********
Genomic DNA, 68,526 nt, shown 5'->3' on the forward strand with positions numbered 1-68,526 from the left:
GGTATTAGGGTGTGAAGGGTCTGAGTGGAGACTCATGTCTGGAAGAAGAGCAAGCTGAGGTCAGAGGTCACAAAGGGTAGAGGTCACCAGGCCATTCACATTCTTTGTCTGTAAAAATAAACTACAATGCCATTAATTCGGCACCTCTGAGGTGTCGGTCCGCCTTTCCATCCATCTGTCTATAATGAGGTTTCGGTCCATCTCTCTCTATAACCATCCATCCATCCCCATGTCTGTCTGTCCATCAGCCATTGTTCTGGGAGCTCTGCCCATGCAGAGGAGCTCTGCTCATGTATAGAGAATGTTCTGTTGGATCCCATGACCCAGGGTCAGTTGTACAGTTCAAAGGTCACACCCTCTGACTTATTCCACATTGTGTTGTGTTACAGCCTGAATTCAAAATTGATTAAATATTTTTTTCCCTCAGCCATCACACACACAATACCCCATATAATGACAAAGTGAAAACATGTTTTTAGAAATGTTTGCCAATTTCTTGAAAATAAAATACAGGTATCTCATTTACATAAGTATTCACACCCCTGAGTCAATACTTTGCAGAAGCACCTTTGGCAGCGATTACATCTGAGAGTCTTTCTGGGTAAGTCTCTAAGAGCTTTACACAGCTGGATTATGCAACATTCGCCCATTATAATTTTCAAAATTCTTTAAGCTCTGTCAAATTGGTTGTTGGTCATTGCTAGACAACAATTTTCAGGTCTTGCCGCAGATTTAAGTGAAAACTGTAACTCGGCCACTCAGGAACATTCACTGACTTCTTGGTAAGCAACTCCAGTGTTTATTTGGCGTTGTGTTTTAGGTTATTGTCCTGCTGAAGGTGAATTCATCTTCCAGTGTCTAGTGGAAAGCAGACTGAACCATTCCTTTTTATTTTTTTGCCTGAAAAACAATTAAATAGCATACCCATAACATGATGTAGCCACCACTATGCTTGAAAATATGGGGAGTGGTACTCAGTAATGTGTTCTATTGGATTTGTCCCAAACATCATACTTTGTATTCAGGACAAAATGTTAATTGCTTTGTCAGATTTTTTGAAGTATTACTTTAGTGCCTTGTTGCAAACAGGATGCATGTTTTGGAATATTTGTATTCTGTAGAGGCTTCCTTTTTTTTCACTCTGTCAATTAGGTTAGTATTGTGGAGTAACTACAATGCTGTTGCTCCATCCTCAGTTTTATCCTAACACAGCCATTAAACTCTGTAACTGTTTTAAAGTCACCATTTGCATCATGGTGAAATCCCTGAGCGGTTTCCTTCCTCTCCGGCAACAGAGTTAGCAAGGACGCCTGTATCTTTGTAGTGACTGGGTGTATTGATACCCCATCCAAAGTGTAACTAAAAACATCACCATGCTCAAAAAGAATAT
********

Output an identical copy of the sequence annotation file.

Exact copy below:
Genomic DNA, 68,526 nt, shown 5'->3' on the forward strand with positions numbered 1-68,526 from the left:
GGTATTAGGGTGTGAAGGGTCTGAGTGGAGACTCATGTCTGGAAGAAGAGCAAGCTGAGGTCAGAGGTCACAAAGGGTAGAGGTCACCAGGCCATTCACATTCTTTGTCTGTAAAAATAAACTACAATGCCATTAATTCGGCACCTCTGAGGTGTCGGTCCGCCTTTCCATCCATCTGTCTATAATGAGGTTTCGGTCCATCTCTCTCTATAACCATCCATCCATCCCCATGTCTGTCTGTCCATCAGCCATTGTTCTGGGAGCTCTGCCCATGCAGAGGAGCTCTGCTCATGTATAGAGAATGTTCTGTTGGATCCCATGACCCAGGGTCAGTTGTACAGTTCAAAGGTCACACCCTCTGACTTATTCCACATTGTGTTGTGTTACAGCCTGAATTCAAAATTGATTAAATATTTTTTTCCCTCAGCCATCACACACACAATACCCCATATAATGACAAAGTGAAAACATGTTTTTAGAAATGTTTGCCAATTTCTTGAAAATAAAATACAGGTATCTCATTTACATAAGTATTCACACCCCTGAGTCAATACTTTGCAGAAGCACCTTTGGCAGCGATTACATCTGAGAGTCTTTCTGGGTAAGTCTCTAAGAGCTTTACACAGCTGGATTATGCAACATTCGCCCATTATAATTTTCAAAATTCTTTAAGCTCTGTCAAATTGGTTGTTGGTCATTGCTAGACAACAATTTTCAGGTCTTGCCGCAGATTTAAGTGAAAACTGTAACTCGGCCACTCAGGAACATTCACTGACTTCTTGGTAAGCAACTCCAGTGTTTATTTGGCGTTGTGTTTTAGGTTATTGTCCTGCTGAAGGTGAATTCATCTTCCAGTGTCTAGTGGAAAGCAGACTGAACCATTCCTTTTTATTTTTTTGCCTGAAAAACAATTAAATAGCATACCCATAACATGATGTAGCCACCACTATGCTTGAAAATATGGGGAGTGGTACTCAGTAATGTGTTCTATTGGATTTGTCCCAAACATCATACTTTGTATTCAGGACAAAATGTTAATTGCTTTGTCAGATTTTTTGAAGTATTACTTTAGTGCCTTGTTGCAAACAGGATGCATGTTTTGGAATATTTGTATTCTGTAGAGGCTTCCTTTTTTTTCACTCTGTCAATTAGGTTAGTATTGTGGAGTAACTACAATGCTGTTGCTCCATCCTCAGTTTTATCCTAACACAGCCATTAAACTCTGTAACTGTTTTAAAGTCACCATTTGCATCATGGTGAAATCCCTGAGCGGTTTCCTTCCTCTCCGGCAACAGAGTTAGCAAGGACGCCTGTATCTTTGTAGTGACTGGGTGTATTGATACCCCATCCAAAGTGTAACTAAAAACATCACCATGCTCAAAAAGAATAT